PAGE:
A comparison of the chemical sensitivities between in vitro and in vivo propagated juvenile freshwater mussels: Implications for standard toxicity testing
Unionid mussels are ecologically important and are globally imperiled. Toxicants contribute to mussel declines, and toxicity tests using juvenile mussels—a sensitive life stage—are valuable in determining thresholds used to set water quality criteria. In vitro culture methods provide an efficient way to propagate juveniles for toxicity testing, but their relative chemical sensitivity compared with in vivo propagated juveniles is unknown. Current testing guidelines caution against using in vitro cultured juveniles until this sensitivity is described. Our objective was to evaluate the relative sensitivity of juvenile mussels produced from both in vitro and in vivo propagation methods to selected chemicals. We conducted 96-h acute toxicity tests according to ASTM International guidelines with 3 mussel species and 6 toxicants: chloride, nickel, ammonia, and 3 copper-based compounds. Statistically significant differences between in vitro and in vivo juvenile 96-h median effect concentrations were observed in 8 of 17 tests, and in vitro juveniles were more sensitive in 6 of the 8 significant differences. At 96 h, 4 of the 8 statistically different tests for a given chemical were within a factor of 2, which is the intralaboratory variation demonstrated in a recent evaluation of mussel toxicity tests. We found that although differences in chemical sensitivity exist between in vitro and in vivo propagated juvenile mussels, they are within normal toxicity test variation. Therefore, in vitro propagated juvenile mussels may be appropriate for use in ASTM International-based toxicity testing.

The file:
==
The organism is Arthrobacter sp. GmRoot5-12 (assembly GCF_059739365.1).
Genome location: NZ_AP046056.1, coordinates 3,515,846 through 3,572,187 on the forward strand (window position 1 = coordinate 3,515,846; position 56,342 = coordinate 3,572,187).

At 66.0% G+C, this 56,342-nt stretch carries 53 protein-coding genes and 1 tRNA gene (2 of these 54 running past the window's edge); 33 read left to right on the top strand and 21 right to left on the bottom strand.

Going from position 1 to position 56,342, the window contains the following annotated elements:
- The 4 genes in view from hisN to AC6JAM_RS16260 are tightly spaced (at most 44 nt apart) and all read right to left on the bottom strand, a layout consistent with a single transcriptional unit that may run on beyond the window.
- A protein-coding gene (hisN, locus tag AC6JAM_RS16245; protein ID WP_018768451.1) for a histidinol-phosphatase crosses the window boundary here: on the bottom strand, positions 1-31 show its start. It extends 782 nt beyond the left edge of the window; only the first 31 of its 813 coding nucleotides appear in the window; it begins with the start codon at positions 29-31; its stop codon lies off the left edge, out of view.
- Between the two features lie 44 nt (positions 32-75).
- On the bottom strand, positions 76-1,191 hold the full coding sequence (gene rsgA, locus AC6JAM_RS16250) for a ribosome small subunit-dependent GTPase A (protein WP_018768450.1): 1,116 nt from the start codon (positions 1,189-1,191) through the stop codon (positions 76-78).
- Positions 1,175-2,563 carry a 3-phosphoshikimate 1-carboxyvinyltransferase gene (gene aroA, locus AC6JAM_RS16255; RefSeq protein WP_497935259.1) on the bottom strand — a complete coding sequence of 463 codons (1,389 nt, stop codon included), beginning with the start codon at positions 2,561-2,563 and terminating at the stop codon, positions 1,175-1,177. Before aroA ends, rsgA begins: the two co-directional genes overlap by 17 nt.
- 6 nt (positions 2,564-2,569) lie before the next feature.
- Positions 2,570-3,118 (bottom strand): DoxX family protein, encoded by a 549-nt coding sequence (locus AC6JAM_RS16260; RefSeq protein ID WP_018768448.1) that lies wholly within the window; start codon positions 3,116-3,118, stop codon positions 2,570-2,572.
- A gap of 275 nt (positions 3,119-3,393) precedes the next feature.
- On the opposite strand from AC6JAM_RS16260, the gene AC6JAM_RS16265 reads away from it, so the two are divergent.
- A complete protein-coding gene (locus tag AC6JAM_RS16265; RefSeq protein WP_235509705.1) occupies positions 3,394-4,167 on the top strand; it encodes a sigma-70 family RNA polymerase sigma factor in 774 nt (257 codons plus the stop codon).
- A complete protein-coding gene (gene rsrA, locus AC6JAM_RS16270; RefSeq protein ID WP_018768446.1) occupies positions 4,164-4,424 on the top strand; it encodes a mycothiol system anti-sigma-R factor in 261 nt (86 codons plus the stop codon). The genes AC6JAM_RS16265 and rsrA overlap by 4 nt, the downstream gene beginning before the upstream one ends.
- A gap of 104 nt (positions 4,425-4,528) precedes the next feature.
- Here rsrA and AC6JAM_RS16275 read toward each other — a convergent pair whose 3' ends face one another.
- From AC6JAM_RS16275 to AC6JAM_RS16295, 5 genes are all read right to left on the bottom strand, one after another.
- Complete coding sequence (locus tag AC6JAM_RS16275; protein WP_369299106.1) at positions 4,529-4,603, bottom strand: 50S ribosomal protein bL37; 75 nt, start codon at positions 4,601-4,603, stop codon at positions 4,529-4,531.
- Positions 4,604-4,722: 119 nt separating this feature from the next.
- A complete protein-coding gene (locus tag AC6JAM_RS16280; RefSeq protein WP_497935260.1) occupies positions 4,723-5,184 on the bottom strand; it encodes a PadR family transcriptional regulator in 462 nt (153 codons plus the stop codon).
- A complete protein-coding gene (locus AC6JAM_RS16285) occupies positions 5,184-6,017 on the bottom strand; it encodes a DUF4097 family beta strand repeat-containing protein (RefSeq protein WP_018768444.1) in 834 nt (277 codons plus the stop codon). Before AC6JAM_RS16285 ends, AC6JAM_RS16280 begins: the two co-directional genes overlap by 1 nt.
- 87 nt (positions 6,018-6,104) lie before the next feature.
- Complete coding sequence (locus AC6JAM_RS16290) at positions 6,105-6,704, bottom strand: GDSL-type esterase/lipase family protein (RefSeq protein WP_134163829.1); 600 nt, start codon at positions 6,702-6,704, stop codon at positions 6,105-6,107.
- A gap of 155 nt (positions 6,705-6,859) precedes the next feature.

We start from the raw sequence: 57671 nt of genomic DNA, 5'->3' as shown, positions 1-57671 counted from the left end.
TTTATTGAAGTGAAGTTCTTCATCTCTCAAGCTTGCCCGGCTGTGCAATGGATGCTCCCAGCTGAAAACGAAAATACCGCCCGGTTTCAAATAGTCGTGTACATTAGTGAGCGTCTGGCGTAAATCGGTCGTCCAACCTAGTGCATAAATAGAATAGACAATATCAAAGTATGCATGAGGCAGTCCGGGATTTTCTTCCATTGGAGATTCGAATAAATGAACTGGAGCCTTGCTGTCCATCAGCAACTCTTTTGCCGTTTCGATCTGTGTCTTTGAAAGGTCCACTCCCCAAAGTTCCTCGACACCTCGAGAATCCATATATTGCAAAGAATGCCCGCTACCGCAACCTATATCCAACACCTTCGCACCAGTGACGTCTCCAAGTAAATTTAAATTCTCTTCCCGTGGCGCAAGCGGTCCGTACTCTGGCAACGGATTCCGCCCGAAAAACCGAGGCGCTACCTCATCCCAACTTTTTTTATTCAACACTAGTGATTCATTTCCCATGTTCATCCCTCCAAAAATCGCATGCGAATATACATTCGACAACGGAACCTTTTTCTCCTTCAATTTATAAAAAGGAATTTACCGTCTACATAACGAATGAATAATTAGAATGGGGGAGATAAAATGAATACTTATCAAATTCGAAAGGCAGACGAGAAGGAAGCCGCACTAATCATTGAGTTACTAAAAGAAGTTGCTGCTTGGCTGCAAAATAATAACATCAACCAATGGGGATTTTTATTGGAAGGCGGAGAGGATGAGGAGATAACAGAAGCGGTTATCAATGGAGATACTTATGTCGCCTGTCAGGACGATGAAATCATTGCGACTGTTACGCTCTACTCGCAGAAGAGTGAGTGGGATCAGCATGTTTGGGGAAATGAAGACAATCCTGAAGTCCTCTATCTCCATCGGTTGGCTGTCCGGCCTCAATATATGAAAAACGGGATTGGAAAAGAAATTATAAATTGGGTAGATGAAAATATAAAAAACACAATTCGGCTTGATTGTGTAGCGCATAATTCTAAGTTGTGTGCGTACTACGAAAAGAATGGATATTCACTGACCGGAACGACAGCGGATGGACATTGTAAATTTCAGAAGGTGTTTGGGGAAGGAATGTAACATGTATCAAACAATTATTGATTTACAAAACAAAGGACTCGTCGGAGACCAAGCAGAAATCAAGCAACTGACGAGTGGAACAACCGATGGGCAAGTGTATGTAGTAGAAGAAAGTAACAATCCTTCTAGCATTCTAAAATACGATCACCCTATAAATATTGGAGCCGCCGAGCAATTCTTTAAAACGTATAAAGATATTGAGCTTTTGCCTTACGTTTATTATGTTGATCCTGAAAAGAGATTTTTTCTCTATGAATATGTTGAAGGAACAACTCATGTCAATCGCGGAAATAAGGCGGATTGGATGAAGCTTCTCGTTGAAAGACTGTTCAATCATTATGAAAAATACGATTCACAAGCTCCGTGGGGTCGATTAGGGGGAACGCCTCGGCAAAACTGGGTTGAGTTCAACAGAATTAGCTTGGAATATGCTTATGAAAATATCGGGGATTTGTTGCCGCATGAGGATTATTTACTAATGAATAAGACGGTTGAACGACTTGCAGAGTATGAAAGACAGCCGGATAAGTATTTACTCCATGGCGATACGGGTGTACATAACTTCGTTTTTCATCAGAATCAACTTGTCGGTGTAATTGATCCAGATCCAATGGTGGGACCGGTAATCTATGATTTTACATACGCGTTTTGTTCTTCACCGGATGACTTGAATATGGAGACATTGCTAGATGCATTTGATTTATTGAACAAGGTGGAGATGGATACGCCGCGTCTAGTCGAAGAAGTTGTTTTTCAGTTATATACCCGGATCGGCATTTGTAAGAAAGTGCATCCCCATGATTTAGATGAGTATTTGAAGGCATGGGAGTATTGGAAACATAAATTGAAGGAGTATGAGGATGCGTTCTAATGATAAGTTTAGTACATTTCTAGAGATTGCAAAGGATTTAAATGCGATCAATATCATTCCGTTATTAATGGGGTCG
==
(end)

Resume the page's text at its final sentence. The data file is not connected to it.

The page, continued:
|Publication Subtype||Journal Article|
|Title||A comparison of the chemical sensitivities between in vitro and in vivo propagated juvenile freshwater mussels: Implications for standard toxicity testing|
|Series title||Environmental Toxicology and Chemistry|
|Publisher||Society of Environmental Toxicology and Cehmistry|
|Contributing office(s)||Coop Res Unit Leetown|
|Google Analytic Metrics||Metrics page|